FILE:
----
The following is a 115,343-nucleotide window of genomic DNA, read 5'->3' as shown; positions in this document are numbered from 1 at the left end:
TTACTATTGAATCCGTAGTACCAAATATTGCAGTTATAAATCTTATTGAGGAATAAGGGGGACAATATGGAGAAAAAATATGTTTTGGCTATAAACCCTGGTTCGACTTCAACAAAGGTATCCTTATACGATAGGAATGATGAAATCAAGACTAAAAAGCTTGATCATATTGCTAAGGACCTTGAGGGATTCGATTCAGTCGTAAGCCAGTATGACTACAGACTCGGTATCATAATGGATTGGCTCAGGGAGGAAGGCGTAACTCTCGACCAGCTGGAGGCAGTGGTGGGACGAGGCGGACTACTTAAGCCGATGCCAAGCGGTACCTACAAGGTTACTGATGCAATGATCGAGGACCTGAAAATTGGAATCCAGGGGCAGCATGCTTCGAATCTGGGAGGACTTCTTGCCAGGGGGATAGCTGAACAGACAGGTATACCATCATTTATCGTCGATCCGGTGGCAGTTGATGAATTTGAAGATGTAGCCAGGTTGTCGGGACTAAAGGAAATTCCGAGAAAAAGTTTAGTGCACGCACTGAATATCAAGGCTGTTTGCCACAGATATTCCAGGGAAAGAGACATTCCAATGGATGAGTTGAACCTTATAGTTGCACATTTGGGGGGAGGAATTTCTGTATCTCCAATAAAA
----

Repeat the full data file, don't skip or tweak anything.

The following is a 115,343-nucleotide window of genomic DNA, read 5'->3' as shown; positions in this document are numbered from 1 at the left end:
TTACTATTGAATCCGTAGTACCAAATATTGCAGTTATAAATCTTATTGAGGAATAAGGGGGACAATATGGAGAAAAAATATGTTTTGGCTATAAACCCTGGTTCGACTTCAACAAAGGTATCCTTATACGATAGGAATGATGAAATCAAGACTAAAAAGCTTGATCATATTGCTAAGGACCTTGAGGGATTCGATTCAGTCGTAAGCCAGTATGACTACAGACTCGGTATCATAATGGATTGGCTCAGGGAGGAAGGCGTAACTCTCGACCAGCTGGAGGCAGTGGTGGGACGAGGCGGACTACTTAAGCCGATGCCAAGCGGTACCTACAAGGTTACTGATGCAATGATCGAGGACCTGAAAATTGGAATCCAGGGGCAGCATGCTTCGAATCTGGGAGGACTTCTTGCCAGGGGGATAGCTGAACAGACAGGTATACCATCATTTATCGTCGATCCGGTGGCAGTTGATGAATTTGAAGATGTAGCCAGGTTGTCGGGACTAAAGGAAATTCCGAGAAAAAGTTTAGTGCACGCACTGAATATCAAGGCTGTTTGCCACAGATATTCCAGGGAAAGAGACATTCCAATGGATGAGTTGAACCTTATAGTTGCACATTTGGGGGGAGGAATTTCTGTATCTCCAATAAAA